1. The interview begins with Professor Smith describing two of the conventional stories usually told via standard (neoclassical) economic theory. What are these two stories, and why does Smith find them misleading?
2. Smith says of the first experiment he ran with his students, "This is some kind of magic." What role do the individual participants' goals play in this magical market-clearing? Why do people still deny a (quantifiable) model even after participating in such an experiment?
3. Smith says of the reaction to his 1962 (first) paper on experimental results, "If you believe in markets, you don't necessarily need evidence." What does he mean?
4. Describe the influence of computers on experimental economics beginning in the 80s.
5. Interviewer Roberts says Smith and his colleagues have been "uncovering the outlines of the invisible hand". What does this tell us about the way institutions influence human decision making?
6. How does Smith describe his newest experiments with colleague Bart Wilson? What three types of outcomes (economies) emerge in these experiments, and what possibilities for study emerge out of this "new world"?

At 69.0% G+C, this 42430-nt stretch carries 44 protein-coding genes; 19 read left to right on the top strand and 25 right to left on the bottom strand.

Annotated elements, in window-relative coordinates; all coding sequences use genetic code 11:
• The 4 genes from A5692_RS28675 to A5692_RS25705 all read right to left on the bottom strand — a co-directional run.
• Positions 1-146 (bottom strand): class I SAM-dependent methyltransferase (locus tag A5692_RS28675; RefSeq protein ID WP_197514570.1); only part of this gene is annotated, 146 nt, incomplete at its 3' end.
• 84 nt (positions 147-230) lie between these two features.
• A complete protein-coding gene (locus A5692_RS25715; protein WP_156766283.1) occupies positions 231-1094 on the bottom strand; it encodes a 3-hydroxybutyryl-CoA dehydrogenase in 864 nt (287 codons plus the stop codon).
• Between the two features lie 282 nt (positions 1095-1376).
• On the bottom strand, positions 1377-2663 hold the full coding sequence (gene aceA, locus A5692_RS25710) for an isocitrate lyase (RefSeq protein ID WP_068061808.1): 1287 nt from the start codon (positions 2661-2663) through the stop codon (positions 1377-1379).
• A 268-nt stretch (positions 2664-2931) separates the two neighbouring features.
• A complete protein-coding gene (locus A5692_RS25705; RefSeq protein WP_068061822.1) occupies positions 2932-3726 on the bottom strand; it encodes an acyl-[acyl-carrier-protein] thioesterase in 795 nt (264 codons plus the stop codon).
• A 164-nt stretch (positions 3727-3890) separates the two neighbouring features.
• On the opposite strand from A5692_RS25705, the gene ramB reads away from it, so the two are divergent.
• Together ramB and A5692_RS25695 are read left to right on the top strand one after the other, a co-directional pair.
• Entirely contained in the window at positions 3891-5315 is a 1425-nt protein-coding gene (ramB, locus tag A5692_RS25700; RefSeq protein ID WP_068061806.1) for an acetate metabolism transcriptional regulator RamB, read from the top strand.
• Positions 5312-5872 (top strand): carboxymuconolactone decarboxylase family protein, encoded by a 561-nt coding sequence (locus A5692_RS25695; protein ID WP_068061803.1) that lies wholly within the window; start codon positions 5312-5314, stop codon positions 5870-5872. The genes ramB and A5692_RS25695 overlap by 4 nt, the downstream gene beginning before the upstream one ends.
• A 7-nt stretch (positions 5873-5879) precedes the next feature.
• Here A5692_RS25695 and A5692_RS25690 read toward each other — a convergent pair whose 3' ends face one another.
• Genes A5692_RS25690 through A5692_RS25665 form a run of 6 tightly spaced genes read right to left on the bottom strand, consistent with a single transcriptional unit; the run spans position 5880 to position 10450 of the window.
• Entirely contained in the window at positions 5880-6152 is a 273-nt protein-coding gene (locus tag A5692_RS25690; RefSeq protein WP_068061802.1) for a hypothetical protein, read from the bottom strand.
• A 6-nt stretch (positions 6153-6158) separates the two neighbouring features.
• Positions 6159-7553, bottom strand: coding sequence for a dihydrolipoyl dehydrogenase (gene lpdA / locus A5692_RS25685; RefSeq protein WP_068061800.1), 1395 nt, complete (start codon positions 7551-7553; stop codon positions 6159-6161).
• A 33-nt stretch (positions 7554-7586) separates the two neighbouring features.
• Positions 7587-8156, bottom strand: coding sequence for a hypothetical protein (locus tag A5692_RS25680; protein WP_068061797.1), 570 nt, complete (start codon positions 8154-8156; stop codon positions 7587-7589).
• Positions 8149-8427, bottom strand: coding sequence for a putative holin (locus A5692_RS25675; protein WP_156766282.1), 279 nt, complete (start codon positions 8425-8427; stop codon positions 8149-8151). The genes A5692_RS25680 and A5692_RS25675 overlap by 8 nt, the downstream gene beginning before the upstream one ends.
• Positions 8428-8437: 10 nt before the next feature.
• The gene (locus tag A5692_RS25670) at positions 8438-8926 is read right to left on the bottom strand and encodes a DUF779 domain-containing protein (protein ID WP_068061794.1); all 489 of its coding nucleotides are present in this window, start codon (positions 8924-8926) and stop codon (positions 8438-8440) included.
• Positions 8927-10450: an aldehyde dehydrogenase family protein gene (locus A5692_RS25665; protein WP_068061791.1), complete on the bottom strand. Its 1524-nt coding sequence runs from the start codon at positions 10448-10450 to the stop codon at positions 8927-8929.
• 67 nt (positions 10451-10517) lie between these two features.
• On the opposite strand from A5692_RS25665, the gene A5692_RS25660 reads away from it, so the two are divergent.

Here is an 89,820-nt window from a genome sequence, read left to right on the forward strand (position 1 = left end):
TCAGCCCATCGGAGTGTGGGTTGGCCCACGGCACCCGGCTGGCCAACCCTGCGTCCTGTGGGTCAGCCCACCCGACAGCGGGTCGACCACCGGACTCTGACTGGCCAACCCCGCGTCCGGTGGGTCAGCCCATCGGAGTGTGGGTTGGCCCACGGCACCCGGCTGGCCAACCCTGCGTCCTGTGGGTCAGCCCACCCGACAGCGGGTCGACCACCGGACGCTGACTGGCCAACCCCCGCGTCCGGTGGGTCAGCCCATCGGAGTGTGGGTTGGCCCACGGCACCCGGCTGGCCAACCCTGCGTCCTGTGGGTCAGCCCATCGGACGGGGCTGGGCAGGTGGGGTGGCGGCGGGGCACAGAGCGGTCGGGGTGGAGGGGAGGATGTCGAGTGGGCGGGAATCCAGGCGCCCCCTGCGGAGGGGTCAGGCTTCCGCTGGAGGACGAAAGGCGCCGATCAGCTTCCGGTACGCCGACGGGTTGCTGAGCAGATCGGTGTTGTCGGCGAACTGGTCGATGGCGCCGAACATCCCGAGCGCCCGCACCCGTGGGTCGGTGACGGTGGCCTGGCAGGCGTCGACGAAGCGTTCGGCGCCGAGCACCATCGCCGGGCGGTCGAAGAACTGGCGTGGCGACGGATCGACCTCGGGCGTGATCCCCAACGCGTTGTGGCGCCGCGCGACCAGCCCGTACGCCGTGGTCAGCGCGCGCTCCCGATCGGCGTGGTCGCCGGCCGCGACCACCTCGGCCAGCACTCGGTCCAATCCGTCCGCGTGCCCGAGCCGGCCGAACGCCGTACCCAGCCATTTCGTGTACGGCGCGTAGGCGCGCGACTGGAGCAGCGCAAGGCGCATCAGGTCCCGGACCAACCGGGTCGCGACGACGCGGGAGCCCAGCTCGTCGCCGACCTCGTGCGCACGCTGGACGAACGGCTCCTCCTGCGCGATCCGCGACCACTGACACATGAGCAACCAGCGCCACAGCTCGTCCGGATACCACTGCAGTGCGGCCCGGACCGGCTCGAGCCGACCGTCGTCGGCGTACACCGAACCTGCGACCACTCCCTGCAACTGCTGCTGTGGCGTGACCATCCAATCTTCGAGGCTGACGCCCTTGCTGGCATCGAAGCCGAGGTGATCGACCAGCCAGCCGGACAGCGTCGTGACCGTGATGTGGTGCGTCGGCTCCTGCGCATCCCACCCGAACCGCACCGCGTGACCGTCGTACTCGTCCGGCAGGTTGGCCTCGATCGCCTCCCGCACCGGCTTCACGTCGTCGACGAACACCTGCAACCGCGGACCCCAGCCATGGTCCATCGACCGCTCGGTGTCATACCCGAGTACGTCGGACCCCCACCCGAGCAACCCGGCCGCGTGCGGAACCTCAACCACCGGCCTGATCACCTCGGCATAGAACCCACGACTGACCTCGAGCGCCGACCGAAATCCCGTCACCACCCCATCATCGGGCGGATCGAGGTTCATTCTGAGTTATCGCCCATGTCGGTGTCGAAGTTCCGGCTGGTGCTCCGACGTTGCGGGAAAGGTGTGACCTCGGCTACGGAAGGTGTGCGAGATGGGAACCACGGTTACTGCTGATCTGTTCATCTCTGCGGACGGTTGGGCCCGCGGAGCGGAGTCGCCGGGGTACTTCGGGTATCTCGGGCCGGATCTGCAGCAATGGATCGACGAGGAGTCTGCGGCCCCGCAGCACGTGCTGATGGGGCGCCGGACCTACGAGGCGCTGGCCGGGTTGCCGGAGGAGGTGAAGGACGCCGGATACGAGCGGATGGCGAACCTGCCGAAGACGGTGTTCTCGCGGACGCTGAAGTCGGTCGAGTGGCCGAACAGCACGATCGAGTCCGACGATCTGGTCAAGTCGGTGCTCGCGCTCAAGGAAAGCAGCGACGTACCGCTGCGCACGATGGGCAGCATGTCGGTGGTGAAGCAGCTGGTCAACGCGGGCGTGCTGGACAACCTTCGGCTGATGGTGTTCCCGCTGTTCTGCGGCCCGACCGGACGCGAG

7. In discussing influences on his scholarship, Smith recalls that he asked of Leontief, "What is utility good for?" What was Leontief's response, and how does this represent Smith's overall approach to his work?
8. Why does Smith suggest that Hayek's work is less easily understood (than is work in experimental economics)? How does he describe the close relationship between Hayek's work and his own?
9. How does behavioral economics differ from experimental, and what role does the notion of "ecological rationality" play in this distinction?
10. Describe the insights for public policy Smith believes his work offers.
The cuneiform inscription in the Liberty Fund logo is the earliest-known written appearance of the word "freedom" (amagi), or "liberty." It is taken from a clay document written about 2300 B.C. in the Sumerian city-state of Lagash.